When considering a vacation, or even just a day out with the family, why not consider visiting a local arboretum or botanical garden? You can enjoy a delightful getaway with a visit to one of these beautiful gateways to all that nature has to offer.
Arboretums and botanical gardens work to promote common respect and educate with a drive towards an appreciation of the world of gardening and the insects that work to pollinate our plants and flowers.
These nature monuments are just waiting to be discovered and welcomes all visitors for a day of tranquility, enjoying their peaceful beauty. Make sure to check out one of the arboretums or botanical gardens listed below.
2900 Southern Blvd, Bronx, NY 10458
Home of a National Historic Landmark site on the northern half of Bronx Park, the New York Botanical Garden was established in 1891 and is one of the largest gardens in the U.S., containing more than 1 million plants. One of its greatest jewels is the Enid. A. Haupt Conservatory, a Victorian-style glasshouse, or the Peggy Rockefeller Rose Garden, or the Native Plant Garden. The NYBG was inspired by a visit from husband, wife, and botanists Nathanial and Elizabeth Britton to the Royal Botanic Gardens near London. The trip made the Brittons feel New York should have its own botanical garden to conduct original research in botanical science.
Conservatory Garden in Central Park
Central Park, New York, NY
Seasonal plants include 40,000 tulips each spring and 2,000 Korean chrysanthemums each fall. An Italian Central Garden features crabapple trees, wisteria, and a lush lawn. The English-style South Garden, planted to be enjoyed year-round, features the Burnett Fountain, depicting a young boy and girl based on characters from The Secret Garden by Frances Hodgson Burnett. See the ornate Vanderbilt Gate that was built in France and once stood at the mansion of Cornelius Vanderbilt II.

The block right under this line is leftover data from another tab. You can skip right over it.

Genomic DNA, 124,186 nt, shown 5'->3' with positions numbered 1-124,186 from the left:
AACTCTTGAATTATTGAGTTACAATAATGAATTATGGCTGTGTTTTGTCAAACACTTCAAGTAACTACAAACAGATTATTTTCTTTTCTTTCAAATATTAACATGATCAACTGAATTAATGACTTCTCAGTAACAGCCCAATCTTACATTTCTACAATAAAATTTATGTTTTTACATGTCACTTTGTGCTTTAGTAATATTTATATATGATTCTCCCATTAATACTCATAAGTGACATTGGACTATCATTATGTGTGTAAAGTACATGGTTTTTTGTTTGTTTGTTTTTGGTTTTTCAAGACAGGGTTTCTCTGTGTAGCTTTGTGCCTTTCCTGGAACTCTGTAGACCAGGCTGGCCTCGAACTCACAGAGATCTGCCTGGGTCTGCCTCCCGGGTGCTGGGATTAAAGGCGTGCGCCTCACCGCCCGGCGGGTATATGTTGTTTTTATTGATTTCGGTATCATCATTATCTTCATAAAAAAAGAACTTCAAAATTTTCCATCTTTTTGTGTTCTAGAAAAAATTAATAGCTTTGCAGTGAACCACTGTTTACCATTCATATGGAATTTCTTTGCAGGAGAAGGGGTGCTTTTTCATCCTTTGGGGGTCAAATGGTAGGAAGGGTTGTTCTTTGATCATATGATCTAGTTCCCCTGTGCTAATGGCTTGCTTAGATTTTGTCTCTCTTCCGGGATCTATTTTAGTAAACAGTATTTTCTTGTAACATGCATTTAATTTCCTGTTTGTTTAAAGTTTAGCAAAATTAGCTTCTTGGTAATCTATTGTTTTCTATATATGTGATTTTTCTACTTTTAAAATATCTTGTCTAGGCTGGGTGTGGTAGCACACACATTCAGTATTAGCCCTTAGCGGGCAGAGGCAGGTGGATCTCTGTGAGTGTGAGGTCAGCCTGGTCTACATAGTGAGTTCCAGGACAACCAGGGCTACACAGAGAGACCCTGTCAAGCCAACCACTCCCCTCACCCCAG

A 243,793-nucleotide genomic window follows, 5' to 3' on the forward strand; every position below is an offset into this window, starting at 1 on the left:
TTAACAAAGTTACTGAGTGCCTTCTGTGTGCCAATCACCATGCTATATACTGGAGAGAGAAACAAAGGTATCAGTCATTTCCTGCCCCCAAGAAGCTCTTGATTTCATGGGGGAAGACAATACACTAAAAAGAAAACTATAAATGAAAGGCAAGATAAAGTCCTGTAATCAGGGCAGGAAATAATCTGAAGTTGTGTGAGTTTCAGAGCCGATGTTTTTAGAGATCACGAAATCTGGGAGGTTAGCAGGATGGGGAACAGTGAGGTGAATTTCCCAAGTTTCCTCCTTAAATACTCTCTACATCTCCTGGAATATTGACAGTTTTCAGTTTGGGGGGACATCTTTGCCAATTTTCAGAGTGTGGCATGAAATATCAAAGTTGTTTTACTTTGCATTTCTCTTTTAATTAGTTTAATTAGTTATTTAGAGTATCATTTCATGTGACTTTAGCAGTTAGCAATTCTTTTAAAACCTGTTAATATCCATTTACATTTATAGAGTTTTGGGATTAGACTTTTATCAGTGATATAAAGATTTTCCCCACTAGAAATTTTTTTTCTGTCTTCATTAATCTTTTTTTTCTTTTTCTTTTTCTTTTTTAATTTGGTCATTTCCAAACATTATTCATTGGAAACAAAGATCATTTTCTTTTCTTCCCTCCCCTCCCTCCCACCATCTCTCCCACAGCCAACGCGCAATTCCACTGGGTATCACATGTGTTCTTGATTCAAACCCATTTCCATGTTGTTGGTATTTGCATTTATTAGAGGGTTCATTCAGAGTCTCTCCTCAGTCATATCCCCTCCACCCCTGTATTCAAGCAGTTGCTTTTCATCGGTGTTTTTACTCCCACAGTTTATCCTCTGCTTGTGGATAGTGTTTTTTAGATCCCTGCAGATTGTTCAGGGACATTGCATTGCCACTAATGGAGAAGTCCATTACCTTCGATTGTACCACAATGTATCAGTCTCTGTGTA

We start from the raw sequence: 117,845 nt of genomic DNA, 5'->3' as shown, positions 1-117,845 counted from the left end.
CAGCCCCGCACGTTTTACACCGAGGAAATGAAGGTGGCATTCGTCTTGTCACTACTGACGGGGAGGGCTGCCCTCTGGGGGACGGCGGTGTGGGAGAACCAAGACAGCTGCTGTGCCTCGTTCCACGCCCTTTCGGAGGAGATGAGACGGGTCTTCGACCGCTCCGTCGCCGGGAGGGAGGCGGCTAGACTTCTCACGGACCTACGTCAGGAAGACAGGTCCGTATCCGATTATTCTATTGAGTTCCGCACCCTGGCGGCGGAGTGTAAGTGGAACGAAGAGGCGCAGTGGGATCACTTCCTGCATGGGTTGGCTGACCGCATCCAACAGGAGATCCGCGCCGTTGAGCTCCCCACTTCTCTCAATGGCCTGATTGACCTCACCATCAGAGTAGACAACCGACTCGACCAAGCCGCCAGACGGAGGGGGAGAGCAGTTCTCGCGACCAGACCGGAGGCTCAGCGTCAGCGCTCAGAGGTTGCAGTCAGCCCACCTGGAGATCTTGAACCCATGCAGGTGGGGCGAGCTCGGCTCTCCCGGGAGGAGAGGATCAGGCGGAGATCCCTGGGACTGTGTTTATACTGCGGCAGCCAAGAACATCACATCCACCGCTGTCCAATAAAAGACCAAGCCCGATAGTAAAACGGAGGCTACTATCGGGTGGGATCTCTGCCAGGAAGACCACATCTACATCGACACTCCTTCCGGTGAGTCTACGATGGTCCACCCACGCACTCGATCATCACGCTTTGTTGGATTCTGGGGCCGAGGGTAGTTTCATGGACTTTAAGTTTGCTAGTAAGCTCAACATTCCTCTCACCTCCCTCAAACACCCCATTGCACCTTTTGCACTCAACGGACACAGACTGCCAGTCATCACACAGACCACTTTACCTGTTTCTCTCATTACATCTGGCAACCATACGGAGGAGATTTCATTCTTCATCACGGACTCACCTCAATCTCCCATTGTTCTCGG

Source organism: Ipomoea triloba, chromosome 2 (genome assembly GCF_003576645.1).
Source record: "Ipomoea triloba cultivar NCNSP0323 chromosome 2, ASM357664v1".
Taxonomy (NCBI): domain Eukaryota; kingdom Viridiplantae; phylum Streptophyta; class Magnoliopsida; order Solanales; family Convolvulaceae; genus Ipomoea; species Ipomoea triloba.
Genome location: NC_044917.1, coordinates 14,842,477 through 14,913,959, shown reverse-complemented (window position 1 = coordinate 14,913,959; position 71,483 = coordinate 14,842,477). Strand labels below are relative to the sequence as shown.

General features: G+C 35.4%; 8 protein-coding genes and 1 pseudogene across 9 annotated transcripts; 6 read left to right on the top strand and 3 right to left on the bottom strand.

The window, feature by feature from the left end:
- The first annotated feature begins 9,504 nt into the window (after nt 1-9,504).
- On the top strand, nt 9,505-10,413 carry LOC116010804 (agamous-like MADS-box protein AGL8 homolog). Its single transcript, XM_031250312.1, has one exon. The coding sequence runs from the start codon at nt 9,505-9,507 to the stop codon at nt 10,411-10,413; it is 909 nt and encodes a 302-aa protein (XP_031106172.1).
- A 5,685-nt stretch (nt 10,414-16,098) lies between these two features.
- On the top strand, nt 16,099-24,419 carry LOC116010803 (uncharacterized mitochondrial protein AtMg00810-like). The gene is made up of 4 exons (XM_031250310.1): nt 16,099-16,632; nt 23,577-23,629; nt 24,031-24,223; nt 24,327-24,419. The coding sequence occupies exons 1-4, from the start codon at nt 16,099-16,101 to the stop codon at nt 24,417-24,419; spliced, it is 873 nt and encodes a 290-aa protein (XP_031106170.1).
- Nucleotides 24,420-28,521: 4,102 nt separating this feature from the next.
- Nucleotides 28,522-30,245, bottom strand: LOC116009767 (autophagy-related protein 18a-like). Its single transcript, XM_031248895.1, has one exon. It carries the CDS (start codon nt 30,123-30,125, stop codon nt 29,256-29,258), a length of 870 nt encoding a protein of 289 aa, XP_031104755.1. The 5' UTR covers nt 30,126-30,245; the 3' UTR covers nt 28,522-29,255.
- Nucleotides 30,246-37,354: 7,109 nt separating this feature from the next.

Various parks across the five boroughs
Every month, new flowers and trees bloom in these parks and others across the city. Plants such as crocus, daffodil, butterfly bush, Asiatic lilies, roses, Hollyhock, cherry trees, and many more can be seen and smelled by all. Click here for Battery Park Gardens of Remembrance and here for Bryant Park Plant and Bloom information.
99 Margaret Corbin Dr, Fort Tryon Park
A medieval annex of the Metropolitan Museum of Art with breathtaking views of the Hudson River, the Cloisters were designed based on horticultural information found in medieval treatises and poetry, garden documents, and works of art. A central garden is set in a courtyard with arcaded walkways, while another garden area contains nearly 300 plant species that were grown during the Middle Ages. A third, smaller garden blooms with flowers through the fall.
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